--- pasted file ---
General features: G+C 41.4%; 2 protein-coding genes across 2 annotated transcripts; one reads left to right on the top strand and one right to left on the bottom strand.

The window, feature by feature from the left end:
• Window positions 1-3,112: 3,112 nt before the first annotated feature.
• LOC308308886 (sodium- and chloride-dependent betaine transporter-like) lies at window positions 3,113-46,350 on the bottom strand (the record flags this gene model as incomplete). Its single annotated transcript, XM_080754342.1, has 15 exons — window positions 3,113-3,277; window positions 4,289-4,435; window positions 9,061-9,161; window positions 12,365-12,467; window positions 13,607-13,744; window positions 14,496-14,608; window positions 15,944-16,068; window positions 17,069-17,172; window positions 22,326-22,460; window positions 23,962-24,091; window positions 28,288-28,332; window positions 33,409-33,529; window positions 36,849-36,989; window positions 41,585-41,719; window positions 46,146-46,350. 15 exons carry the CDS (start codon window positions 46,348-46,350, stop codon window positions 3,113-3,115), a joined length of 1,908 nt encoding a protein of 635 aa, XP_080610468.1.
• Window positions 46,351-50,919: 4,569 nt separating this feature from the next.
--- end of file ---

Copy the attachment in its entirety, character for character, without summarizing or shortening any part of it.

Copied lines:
General features: G+C 41.4%; 2 protein-coding genes across 2 annotated transcripts; one reads left to right on the top strand and one right to left on the bottom strand.

The window, feature by feature from the left end:
• Window positions 1-3,112: 3,112 nt before the first annotated feature.
• LOC308308886 (sodium- and chloride-dependent betaine transporter-like) lies at window positions 3,113-46,350 on the bottom strand (the record flags this gene model as incomplete). Its single annotated transcript, XM_080754342.1, has 15 exons — window positions 3,113-3,277; window positions 4,289-4,435; window positions 9,061-9,161; window positions 12,365-12,467; window positions 13,607-13,744; window positions 14,496-14,608; window positions 15,944-16,068; window positions 17,069-17,172; window positions 22,326-22,460; window positions 23,962-24,091; window positions 28,288-28,332; window positions 33,409-33,529; window positions 36,849-36,989; window positions 41,585-41,719; window positions 46,146-46,350. 15 exons carry the CDS (start codon window positions 46,348-46,350, stop codon window positions 3,113-3,115), a joined length of 1,908 nt encoding a protein of 635 aa, XP_080610468.1.
• Window positions 46,351-50,919: 4,569 nt separating this feature from the next.